Living in the Light and Play of Nature
Living in an architecturally designed house is an experience of the soul. An inspired architect is the mediator between earth and sun, man and world. Such was the architect of our home – Watchill House – Ron Thom (Order of Canada). This very private and architecturally designed estate in King City is singular and I am moved to share my experience of its nature with those who might desire to know more about the influence of artistic design on our everyday sense of wellbeing.
In this world of bigger – better – best, it is a delight to find sanctuary in a home that is at once simple and elegant. The open concept allows for informality and intimacy, while the terraced design offers changing vignettes of forest, hill, and sky which are a daily reverence to nature. Set on nearly three acres, use of granite and cedar within and without lend to the organic expression that has been called ‘west coast’ or ‘Californian’. To be sure, most of Ron Thom’s residential designs are found on the west coast. The few in Ontario are treasured for good reason and rarely change hands. Ron Thom is best known in this part of the world for the design of The Prince Hotel, Massey College (U of T) and Trent University.
Like a good suit, well cut of fine fabric, the house lends itself to any occasion or family dynamic. Time lapse photography would show many changes since the early seventies when the neighbourhood children tobogganed down the undulating bare hill between the towering pines toward the hidden pond where ducks and geese breed. In the original design, a koi fish pond ran under the front hall windowed walkway to visually and psychologically separate the outside world from the peace and seclusion of home.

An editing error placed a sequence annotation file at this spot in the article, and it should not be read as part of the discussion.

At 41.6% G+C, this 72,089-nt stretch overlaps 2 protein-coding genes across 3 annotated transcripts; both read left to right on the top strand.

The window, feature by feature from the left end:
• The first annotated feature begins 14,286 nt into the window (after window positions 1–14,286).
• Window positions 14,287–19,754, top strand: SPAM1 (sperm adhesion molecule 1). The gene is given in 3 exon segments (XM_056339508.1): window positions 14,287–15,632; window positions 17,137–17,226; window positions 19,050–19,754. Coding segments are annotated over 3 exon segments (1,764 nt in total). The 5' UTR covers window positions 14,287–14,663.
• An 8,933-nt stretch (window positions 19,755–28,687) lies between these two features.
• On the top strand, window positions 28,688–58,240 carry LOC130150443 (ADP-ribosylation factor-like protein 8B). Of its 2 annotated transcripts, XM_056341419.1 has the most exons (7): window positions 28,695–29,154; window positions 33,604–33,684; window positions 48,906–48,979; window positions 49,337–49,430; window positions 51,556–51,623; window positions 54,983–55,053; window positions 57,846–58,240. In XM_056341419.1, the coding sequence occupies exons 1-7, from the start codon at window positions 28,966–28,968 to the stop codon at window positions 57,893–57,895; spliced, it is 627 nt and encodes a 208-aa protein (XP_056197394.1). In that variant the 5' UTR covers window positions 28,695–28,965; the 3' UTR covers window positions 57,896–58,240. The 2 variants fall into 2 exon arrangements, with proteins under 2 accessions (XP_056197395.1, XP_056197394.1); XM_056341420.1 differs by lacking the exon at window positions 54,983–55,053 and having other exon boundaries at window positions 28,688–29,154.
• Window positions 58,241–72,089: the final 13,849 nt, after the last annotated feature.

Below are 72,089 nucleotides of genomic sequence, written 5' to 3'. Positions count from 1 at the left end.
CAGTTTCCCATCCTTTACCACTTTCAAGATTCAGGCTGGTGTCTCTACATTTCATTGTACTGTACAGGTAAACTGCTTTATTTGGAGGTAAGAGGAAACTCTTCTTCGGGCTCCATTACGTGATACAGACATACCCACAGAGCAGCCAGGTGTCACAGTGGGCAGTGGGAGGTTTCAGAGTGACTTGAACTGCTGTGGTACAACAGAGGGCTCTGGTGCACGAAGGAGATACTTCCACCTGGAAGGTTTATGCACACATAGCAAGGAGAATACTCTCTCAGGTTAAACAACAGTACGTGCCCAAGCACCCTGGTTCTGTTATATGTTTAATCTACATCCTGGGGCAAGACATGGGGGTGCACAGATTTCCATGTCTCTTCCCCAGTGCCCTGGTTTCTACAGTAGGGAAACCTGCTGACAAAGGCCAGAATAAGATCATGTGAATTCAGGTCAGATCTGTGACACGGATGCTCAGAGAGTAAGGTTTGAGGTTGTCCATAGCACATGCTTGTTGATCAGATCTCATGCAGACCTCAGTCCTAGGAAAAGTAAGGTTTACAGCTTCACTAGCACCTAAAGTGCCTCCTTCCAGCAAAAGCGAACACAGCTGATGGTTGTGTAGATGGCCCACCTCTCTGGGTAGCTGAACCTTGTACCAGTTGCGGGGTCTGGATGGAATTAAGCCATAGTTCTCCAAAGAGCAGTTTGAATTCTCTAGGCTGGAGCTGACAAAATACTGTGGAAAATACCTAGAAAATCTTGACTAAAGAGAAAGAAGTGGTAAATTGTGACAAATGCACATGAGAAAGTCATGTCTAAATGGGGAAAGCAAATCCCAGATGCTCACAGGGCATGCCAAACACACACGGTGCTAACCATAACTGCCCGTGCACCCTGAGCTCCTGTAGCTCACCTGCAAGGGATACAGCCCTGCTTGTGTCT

The grand piano now rests where a sunken conversation pit snuggled beneath the trees in the corner of the living room. Trends have painted the interior brick and stained the exterior a light grey instead of silvered cedar. Who can say when change is an improvement or merely a personal preference? Still the bones are good, the lines regal and the home’s place in the embrace of the land is formidable. For the purist, signature Ron Thom elements like raw brick interior, quarry tile floors, and beech cabinets may be recaptured. For the visionary, or environmentally conscious, the house can move into the future with equal aplomb. Perhaps a garden roof, wind or solar energy. The house design and its situation on the large private acreage support many options.
No house should ever be on a hill or on anything. It should be of the hill. Belonging to it. Hill and house should live together each the happier for the other. Frank Lloyd Wright
When I read this quote I can understand why Thom was nicknamed ‘Frank Lloyd Thom’. He has articulated the living areas down the slope with the continued reference to nature. Each room has its own vantage and statement and with nine doorways, access to sun and breeze is always a step away. Thom has captured the sun or moon in the many skylights in their vector across the sky to create an interior play of light, shape, and dancing shadow.
Interestingly, it was when I saw the proofs of the attached professional photos that I understood, intellectually, what my heart had known, instinctively, the first moment I set foot in the house. We had never considered ourselves modernists, or ones who purposely sought out architectural design. Instead we had lived in a century stone house, a rambling patchwork farmhouse, a log and granite home, as well as newly constructed urban condos.